In society today the construction of a personal identity can be seen to be somewhat problematic and difficult. Young people are surrounded by influential imagery, especially that of popular media. It is no longer possible for an identity to be constructed merely in a small community and only be influenced by family. Nowadays, arguably everything concerning out lives is seen to be ‘media-saturated’.
Therefore, it is obvious that in constructing an identity young people would make use of imagery derived from the popular media. For example, it is becoming increasingly common for young children to have their own television and music systems in their bedrooms whilst also having easy and frequent access to magazines especially aimed at the ‘developing’ child and/or teenager. Such young people would also have a way of accessing the Internet be it at school or sometimes at home.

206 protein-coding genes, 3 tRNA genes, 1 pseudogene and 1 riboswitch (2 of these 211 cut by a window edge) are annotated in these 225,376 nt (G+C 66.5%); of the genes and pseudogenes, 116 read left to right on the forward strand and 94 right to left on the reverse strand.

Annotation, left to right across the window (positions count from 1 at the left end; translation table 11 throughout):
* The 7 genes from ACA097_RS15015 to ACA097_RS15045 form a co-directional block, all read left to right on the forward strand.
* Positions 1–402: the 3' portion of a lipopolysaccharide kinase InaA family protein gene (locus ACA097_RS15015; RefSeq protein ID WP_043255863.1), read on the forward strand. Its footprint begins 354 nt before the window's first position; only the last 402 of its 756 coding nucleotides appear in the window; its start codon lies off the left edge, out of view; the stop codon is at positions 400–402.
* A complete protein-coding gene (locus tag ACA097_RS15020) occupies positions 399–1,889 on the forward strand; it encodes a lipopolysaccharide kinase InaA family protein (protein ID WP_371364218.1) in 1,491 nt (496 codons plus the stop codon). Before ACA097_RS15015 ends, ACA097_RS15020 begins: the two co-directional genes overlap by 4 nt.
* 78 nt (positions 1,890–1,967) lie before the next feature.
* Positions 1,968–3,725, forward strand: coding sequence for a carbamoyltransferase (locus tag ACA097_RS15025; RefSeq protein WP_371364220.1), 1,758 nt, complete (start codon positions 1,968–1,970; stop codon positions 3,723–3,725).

However, it is fair to say that in some instances the freedom of exploring the web could be limited depending on the choice of the parents or teachers. So, if young people have such frequent access and an interest in the media, it is fair to say that their behaviour and their sense of ‘self’ will be influenced to some degree by what they see, read, hear or discover for themselves. Such an influence may include a particular way of behaving or dressing to the kind of music a person chooses to listen to.
These are all aspects which go towards constructing a person’s own personal identity. By close investigation into the popular media, and by using two specific examples of a popular teen magazine and a recent ‘teenage’ hit single that got to number 2 in the British charts, I intend to illustrate the various ways in which young people make use of imagery derived from popular media in the construction of their identities.